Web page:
If you go
The Making of the Modern World: To Be Human lecture series
UCSD Great Hall, International House, 9500 Gilman Drive, building 0550
Wednesdays, Jan. 18-March 14
By Pat Sherman
What defines the human experience? Are there essential human qualities and characteristics? And how did we acquire them?
People have grappled with these questions since our ancestors first began creating systems to explain their place in the mysterious world around them.
Eleanor Roosevelt College at UCSD will delve into the topic during a free public lecture series, “The Making of the Modern World: To Be Human,” Wednesday evenings Jan. 18 to March 14.
The weekly series, which approaches the question from a religious, historical, anthropological and religious perspective, will be held on campus in the Great Hall of the International House, 9500 Gilman Drive, building 0550.
“We want to get an educated, interested public thinking about some very basic, important issues,” said series founder and UCSD Associate Dean of Graduate Studies, Steven Cassedy. “The question, ‘What does it mean to be human?,’ has been around for a very long time. … I think we’re offering a variety of approaches to the question, in a variety of fields.”
UCSD Professor of Anthropology Margaret Schoeninger will lead the first lecture, “
How Food Fueled Human Origins,”
Jan. 18 at 6:30 p.m. Schoeninger’s research on the evolution of the human diet spans from the Pliocene era (3.9 million years ago) to that of present day U.S., Mexico, Kenya and Tanzania.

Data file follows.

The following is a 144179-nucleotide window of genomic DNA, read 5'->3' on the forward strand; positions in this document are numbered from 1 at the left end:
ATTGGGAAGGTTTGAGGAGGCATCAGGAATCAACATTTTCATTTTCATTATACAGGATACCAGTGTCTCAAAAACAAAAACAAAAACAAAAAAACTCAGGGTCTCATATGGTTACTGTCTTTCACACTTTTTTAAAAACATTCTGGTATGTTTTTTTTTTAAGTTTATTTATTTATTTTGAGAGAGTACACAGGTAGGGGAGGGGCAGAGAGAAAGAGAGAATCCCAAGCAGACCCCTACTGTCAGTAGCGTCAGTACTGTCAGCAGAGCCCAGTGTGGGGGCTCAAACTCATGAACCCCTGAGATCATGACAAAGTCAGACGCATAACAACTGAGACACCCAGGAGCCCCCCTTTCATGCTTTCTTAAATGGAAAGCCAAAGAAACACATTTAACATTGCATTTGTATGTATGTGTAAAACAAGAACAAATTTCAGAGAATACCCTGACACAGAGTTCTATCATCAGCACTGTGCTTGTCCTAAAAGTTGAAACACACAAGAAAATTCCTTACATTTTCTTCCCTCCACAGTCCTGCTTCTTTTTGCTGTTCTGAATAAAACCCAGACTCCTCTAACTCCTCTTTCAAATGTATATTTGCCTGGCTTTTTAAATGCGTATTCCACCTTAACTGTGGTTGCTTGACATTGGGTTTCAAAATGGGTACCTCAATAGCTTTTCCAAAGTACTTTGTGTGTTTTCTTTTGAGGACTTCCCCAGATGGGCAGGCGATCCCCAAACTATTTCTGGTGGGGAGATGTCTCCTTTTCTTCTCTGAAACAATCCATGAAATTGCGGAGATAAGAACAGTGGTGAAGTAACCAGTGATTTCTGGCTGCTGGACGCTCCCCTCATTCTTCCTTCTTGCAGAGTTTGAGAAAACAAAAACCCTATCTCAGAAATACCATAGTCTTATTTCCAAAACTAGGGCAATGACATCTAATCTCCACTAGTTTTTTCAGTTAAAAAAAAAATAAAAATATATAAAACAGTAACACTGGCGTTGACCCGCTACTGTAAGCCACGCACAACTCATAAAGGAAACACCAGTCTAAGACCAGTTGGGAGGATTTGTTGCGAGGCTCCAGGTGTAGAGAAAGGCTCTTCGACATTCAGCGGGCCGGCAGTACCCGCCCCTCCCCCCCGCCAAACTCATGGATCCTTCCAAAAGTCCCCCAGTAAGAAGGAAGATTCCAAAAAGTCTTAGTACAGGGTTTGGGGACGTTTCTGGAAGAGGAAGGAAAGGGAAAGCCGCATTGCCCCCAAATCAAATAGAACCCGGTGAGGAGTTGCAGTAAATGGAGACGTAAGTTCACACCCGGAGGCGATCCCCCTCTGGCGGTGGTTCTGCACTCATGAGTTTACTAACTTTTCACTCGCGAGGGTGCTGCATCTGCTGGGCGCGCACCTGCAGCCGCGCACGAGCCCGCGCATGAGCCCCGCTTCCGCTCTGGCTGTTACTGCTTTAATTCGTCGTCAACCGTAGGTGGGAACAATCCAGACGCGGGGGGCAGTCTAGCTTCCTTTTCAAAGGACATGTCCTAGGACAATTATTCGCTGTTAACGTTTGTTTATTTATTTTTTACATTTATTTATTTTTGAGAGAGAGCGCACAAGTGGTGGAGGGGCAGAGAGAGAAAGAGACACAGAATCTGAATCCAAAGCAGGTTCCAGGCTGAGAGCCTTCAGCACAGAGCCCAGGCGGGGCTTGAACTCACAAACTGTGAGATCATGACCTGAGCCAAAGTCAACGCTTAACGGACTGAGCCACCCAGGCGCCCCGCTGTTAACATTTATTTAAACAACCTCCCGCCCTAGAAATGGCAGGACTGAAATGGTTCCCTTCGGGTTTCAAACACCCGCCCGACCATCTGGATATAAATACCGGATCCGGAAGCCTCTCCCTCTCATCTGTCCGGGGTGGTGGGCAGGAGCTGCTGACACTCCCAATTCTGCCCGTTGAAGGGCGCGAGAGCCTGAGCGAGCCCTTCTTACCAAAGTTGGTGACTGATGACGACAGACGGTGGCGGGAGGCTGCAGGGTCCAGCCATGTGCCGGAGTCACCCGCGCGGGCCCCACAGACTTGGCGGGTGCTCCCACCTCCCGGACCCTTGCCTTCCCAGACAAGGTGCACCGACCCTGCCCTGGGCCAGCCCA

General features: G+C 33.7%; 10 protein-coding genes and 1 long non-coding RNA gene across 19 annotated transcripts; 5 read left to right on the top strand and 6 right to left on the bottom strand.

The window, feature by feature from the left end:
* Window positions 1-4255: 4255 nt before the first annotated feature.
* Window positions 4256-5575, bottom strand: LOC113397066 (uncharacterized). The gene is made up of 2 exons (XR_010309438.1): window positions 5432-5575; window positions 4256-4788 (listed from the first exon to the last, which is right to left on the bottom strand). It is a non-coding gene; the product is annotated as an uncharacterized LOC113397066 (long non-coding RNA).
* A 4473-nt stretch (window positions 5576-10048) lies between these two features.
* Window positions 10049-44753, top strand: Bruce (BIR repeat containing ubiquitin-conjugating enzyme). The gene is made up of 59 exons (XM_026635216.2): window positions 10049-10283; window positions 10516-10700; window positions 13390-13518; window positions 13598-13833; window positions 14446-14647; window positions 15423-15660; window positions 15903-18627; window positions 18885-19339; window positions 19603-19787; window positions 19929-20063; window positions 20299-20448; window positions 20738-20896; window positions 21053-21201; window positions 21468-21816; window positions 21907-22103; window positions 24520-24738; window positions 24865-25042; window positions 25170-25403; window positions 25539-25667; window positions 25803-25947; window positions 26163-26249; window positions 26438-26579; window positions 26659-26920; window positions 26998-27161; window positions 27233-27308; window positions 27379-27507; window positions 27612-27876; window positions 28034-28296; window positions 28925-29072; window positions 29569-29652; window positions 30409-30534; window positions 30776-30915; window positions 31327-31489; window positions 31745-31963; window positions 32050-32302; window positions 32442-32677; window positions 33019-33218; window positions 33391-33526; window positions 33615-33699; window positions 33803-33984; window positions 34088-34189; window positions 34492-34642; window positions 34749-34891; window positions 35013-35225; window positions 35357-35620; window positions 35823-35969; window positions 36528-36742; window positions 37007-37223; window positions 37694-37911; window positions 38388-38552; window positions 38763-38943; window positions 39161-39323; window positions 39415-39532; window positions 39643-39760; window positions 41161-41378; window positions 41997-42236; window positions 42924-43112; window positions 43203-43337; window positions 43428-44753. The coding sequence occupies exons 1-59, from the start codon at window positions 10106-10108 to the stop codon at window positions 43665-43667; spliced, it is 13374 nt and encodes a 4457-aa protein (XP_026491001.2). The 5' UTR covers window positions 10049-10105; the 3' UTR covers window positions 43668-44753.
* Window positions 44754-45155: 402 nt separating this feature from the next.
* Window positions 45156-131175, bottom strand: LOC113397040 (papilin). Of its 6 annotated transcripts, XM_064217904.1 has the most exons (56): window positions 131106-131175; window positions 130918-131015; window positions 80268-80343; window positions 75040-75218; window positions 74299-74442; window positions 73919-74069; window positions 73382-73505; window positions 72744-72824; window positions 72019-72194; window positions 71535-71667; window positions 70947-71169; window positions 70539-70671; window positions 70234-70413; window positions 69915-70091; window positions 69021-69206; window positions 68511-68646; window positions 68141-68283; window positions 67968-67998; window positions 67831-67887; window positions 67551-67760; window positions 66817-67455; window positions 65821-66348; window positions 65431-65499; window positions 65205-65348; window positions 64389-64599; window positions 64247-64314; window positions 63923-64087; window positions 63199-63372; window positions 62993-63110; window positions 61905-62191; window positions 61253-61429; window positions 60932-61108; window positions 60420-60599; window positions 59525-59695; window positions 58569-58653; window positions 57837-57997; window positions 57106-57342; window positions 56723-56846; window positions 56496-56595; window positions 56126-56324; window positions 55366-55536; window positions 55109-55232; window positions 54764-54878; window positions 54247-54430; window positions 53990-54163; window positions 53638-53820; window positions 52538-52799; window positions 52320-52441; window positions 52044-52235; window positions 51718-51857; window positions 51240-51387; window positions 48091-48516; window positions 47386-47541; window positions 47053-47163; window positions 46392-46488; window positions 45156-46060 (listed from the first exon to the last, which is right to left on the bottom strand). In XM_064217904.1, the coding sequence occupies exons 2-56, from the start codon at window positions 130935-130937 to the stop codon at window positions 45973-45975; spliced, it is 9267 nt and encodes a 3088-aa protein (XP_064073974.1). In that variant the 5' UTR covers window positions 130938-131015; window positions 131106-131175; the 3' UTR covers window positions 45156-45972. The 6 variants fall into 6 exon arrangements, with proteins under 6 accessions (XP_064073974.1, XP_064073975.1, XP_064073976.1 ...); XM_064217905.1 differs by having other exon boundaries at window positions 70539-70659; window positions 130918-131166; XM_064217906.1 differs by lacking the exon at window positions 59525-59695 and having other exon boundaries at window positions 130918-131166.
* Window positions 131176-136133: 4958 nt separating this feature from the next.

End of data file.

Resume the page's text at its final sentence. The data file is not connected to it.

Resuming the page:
The second through fourth lectures, which look at human existence from a Christian, Jewish, Islamic, Buddhist and Taoist perspective, begins Jan. 25 with
“In His Image and Likeness: Being Human in Ancient Israel,”
by history professor William H.C. Propp.
“William is probably the world’s top scholar on the book of Exodus from the Hebrew bible,” Cassedy said.
Steve Kay, UCSD’s Dean of the Division of Biological Sciences, will discuss
“Humanity’s Greatest Challenge: Food, Fuel and the Future.”
This lecture only will be held Thursday, Feb. 23 in the campus Faculty Club, Building 0121.
Cassedy, who is also a Professor of Slavic and Comparative Literature, launched the series in 2003. It went on hiatus last year when he took a leave of absence.
The series loosely follows the multidisciplinary Making of the Modern World program, Roosevelt College’s core course requirement for students.
Cassedy said he encouraged the lecturers to “wax philosophical” in their presentations, moving beyond the confines of their curriculums.
“It’ll be more along the lines of what current scholars in their fields are thinking about when they step back from the questions they’re asking in their immediate fields and get reflective,” Cassedy said.
The series is being presented in conjunction with UCSD Alumni, the Chancellor’s Associates and the university’s Parent and Family Giving group.
Light refreshments and appetizers will be served prior to select lectures. For a complete lineup, visit